I walk to the song of heroes.
I have no time for surveying the road, getting its square-foot, soil composition, and traffic surveys and feasibility studies, I don’t care where the sidewalk ends or the road begins. I don't care if whatever I want to achieve doesn’t work out, and I have nothing to fall back on but a broken compass.
I walk to the song of heroes, dreamers, and the honorably defeated and the underdog's who are triumphant. Idon't mark my progress by other's accomplishments and care not if someone is older or younger than me. I find those who always do the math have lives that don’t add up to anything. I don't want to be the sum of my parts. I was designed for speed.
And I walk towards the song of heroes--whether I'm Gary Cooper after taking care of Frank Miller in High Noon, Bogey walking off with Claude Raines at the end of Casablanca, Oliver Hardy lightly touching his chin at the end of "Chumps of Oxford " and forgiving a slight and joyously hugging his buddy Stan (If you've seen the movie and have a comic heart, this is one of the greatest moments in comedy), and when a bomb flies through the window in :Duck Soup" and how Groucho runs over and then pulls down the shade, and and Tubby The Tube when he gets to sing his song and becomes part of the orchestra, Don Quixote singing the "Impossible Dream, Soupy Sales doing the mouse, those inspirations that propelled the child into the man and ruined me from ever pursuing a re-run strewn career arc and sealed me in the world of what are you going to do with the Fred within you that was inspired by songs, music, and film, and comics, and writer. I couldn’t let him down.
The chemo shells burst around me in the grey barren world of cancer’s war zone, my fingers ache, but my smile is draw back into a wide cocky and assured Technicolor smirk like a string pulled on the bow by all the love and support of friends and families and memories…
And walk in the song of heroes,
As my battle against cancer rages around me, shells, arrows, catapulted boulders, bayonets, incoming napalm, I humbly drop to one scraped and bruised knee, battered and dented muddy shield in one hand, a broken lance’s splinted tip dripping with the dead matter of cancer’s ooze, on its the other, and I humbly thank all my friends and supporters who either given me their time, money, their hearts, prayers, thoughts, sent me shirts, books, music, and reinforced the walls that kept me powered with a life worth living to give, fight, and knock down the bad guys. I nod by head in gratitude, even my humbleness gets humbled, I’m racked with deep happy sobs, then I pull myself up slowly, aching, queasy, and catch my breath to regroup.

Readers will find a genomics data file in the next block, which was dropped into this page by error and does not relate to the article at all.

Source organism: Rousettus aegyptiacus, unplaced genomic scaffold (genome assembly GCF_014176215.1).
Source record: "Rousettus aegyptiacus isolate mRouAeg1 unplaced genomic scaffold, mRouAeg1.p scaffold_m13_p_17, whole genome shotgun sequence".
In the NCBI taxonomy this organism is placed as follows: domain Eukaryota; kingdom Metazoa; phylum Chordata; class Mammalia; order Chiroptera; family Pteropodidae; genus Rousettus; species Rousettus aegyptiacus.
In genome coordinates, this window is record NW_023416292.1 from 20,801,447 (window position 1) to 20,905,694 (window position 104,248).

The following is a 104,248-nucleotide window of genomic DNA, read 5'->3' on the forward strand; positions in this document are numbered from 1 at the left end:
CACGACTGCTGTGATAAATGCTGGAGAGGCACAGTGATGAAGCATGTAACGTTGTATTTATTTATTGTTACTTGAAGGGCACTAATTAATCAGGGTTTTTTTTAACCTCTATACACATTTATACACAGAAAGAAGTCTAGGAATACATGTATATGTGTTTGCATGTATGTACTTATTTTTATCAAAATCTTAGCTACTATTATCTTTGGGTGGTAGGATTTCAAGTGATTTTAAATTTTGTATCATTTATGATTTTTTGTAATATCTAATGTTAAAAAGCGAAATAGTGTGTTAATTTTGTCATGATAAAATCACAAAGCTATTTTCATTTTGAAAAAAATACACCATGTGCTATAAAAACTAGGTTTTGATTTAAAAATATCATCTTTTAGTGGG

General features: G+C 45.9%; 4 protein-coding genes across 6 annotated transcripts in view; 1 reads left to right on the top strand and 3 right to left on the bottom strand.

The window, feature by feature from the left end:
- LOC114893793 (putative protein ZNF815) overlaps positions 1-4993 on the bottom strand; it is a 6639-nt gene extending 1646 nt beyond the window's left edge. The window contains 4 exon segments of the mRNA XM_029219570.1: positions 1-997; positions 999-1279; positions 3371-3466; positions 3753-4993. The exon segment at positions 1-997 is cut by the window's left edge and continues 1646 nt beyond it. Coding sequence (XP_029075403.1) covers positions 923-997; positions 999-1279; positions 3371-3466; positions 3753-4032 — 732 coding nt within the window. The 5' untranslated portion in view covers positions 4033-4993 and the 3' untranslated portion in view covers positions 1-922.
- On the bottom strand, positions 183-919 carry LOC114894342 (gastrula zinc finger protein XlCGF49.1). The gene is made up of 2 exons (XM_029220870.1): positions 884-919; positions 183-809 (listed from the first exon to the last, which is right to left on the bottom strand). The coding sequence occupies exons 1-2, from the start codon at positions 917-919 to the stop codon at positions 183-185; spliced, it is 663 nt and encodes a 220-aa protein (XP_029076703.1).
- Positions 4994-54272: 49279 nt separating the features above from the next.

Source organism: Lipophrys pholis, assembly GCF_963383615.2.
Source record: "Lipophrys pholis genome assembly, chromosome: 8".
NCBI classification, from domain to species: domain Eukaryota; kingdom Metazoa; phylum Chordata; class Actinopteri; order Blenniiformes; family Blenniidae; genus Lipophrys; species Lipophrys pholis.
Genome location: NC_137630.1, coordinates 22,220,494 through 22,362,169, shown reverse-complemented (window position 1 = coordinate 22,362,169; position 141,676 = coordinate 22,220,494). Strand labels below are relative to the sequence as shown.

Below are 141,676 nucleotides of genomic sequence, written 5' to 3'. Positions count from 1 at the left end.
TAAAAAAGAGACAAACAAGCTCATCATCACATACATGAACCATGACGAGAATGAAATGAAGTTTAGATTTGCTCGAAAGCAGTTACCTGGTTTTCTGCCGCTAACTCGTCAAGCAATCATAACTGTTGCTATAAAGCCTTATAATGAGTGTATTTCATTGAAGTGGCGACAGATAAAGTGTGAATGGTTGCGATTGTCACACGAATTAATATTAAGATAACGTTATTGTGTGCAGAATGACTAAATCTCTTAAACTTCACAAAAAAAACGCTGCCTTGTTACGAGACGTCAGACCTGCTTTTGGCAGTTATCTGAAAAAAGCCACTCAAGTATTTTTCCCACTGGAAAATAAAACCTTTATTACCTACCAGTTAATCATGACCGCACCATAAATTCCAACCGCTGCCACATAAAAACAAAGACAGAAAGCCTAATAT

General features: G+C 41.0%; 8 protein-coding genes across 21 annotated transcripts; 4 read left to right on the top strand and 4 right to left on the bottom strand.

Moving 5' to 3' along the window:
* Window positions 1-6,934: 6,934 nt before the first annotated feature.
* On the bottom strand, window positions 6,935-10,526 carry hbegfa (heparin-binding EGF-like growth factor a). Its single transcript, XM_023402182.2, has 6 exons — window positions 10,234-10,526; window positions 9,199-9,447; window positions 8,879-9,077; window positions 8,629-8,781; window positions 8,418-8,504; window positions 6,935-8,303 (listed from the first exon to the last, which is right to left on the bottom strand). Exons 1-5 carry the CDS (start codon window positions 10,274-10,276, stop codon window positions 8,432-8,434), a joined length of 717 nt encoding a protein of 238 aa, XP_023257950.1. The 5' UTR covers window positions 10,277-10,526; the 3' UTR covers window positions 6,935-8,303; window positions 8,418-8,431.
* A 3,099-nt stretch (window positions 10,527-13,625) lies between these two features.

I’m on the most dangerous part of the battlefield an open plain before an hill. The chemo shells burst. Shrapnel sprays and splinters into me. I remain on one knee, thanking all I can thank for this life.
My heavy head rises and I detect movement above me on the hill.
I see cancer’s scuttling spirit, moving like some sick crab—typical movements for a bottom feeder. I see the sharp glint on its gooey helix’s sheen—cancer is a well streamlined mass. Everyone thinks all cancer cells are misshapen, they aren’t, they’re sleek well designed for speed. And cancer is the master of disguise. That gray, burbling, loveless mass, and marvel of death’s engineer, it’s much easier to take than to build, the perfect design that even consumes itself (Maybe it was written by Ayn Rand.).But cancer does have a weakness. It’s heartless. It can’t only move sideways to make you hit the bottom.
I smile. The bottom feeder has made the mistake trying to take me down—its pincer movement assumed a higher ground. I have to dig deep within myself to beat it and if there’s one thing that’s possible in fighting cancer, its knowing how to get beneath the bottom.
I’m walk forward are sinking deeper and deeper the liquefying ground into a new point break (which makes sense in cancer’s battlefield, it can only build its world on an unsteady foundation).
I take a breath as I walk deeper into the darkness’s depth of liquid chemical soil, I kick and squirm, and tunnel down.
I emerge beneath cancer’s smooth sharply defined thoracie-sterna abdomen (I’ve studied my enemy’s body parts, cancer’s crab legs are flat—even cancer’s feet have no sole!). I shove the broken lance deep into it belly, impaling ti above, and I drive my lance deeper with all the songs and movies and loves of friends powering my thrust, a brutal, loveless thrust of joy.
No matter how well designed cancer is, when you wound its design, the pseudo-impervious beasts find a way to scream like a baby.
Cancer works its way free and skitters away on its soulless flat feet, whimpering like Hitler. I see is smooth cells, blistering and drying out on my lance
I emerge on solid ground, weakened, but gathering strength in the pursuit. What can one do when you suddenly find yourself greater than the sum of all your parts and you’re all by yourself? I might have lost my sense of taste, but I haven’t lost my taste for battle.. There is always a right fight. There is a right fight.